Utah Jazz: Sticker shock for some fans as team raises season-ticket prices

Courtesy of the Salt-Lake Tribune:

The team has yet to reveal any price changes for single-game tickets next season. But season-ticket prices for next season have increased by an average of 5 percent in the upper bowl and 7 percent in most of the lower bowl, according to Jazz officials.

Ticket holders like Desmuke and her husband, Robert, were asked to pony up substantially more than that. The couple said they had to give up their ninth-row seats along the baseline when they learned the cost was going up 38 percent, from $100 per seat per game to $138.

Fans who have owned seats in rows 3 through 12 along the sidelines of the court, meanwhile, have seen even larger increases, as the Jazz renovate the arena and reconfigure their premium ticket packages.

“We have worked closely with the NBA and made some market adjustments in pricing,” Larry H. Miller Group’s vice president of communications Frank Zang said. “As part of the renovation, we have rescaled the pricing in the arena based on demand, retention rates and market comparisons.”

Upper bowl seats start as low as $6 per game. Lower bowl seats can be had starting at $47 per game. With the price increase, the Jazz’s average ticket price for next season will rank 16th among the league’s 30 teams.

The $125-million renovation of Vivint Smart Home Arena is being funded privately on the front end, with up to $22.7 million in tax breaks coming over time. Jazz officials said ticket prices were not being raised to pay for those renovations but said they believed the renovations and recent success of the team justified the increase.

Some seats will be lost as new floor suites are installed. Rows 3 through 12 along the court sidelines will be part of what Jazz officials are calling their “super club” on the second level of the arena. Those ticket packages include parking, hospitality and dining.

They also come at a hefty increase.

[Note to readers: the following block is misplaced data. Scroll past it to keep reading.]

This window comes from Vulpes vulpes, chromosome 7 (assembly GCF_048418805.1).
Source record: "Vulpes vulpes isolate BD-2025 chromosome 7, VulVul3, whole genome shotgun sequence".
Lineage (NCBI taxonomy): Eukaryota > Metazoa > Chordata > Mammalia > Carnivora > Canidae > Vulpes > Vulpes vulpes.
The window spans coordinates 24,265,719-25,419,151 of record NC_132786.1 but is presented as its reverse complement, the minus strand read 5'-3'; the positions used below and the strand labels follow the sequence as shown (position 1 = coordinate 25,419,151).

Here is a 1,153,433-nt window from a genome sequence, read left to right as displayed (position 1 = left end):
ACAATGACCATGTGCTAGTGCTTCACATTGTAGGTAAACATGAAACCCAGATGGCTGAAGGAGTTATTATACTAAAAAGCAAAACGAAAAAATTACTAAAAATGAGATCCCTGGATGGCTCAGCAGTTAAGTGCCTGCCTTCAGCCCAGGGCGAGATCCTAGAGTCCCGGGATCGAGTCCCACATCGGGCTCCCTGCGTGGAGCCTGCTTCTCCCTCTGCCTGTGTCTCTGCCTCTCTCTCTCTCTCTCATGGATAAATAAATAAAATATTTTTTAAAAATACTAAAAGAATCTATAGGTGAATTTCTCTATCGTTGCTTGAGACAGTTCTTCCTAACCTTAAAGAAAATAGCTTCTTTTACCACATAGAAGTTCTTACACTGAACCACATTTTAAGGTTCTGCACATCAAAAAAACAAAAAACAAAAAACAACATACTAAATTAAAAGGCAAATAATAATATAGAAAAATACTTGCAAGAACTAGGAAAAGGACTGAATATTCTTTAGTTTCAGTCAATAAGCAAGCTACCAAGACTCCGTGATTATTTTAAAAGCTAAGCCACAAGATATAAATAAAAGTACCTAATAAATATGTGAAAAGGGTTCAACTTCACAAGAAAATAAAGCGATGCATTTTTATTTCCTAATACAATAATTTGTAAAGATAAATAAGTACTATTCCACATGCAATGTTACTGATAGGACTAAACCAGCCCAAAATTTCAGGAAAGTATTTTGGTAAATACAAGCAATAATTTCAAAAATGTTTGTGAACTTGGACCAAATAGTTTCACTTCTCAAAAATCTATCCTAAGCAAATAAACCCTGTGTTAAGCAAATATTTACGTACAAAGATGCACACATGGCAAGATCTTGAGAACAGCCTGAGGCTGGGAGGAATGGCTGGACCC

Arlene Ellis has been going to games since the Jazz first played at the Salt Palace. She was sitting in her usual seats this season: the first row of green seats across from the team’s bench in Section 18. The pair cost her family $15,000, she says. With new boxes coming in, Ellis is having to move. And she says she’s having to find ways to offset the cost of her $26,000 bill for next season.

“I expected a little bit of a bump,” she said. “They’ve done well the last couple of years and this year, making it to the second round, as short as it was. But I didn’t ever dream it would be like this.”

Ken Ament, a construction business owner who has shared season tickets with a group of friends for years, said his longtime seats were removed to make space for the new suites. Ament was offered tickets eight rows up for about twice the price.

“We just looked at that and went, ‘Nah, that’s not even fair,'” he said. “We just all said no.”

“I can’t raise my rates over 100 percent in one year, that’s for sure,” he added. “I’ll probably go to a few games next year and see where I can get my tickets, but the season tickets are gone.”

Jazz officials, however, say retention and sales have been strong overall despite the price increases.

Ellis said her family did renew their season tickets but planned to sell a chunk of them to deal with the spike in price.

Desmuke gave up her seats but couldn’t give up on the Jazz entirely, instead opting to move farther away from the court.

“Unfortunately I have a Jazz habit that I’m not ready to give up yet,” she said. “So we had no other choice but to move.”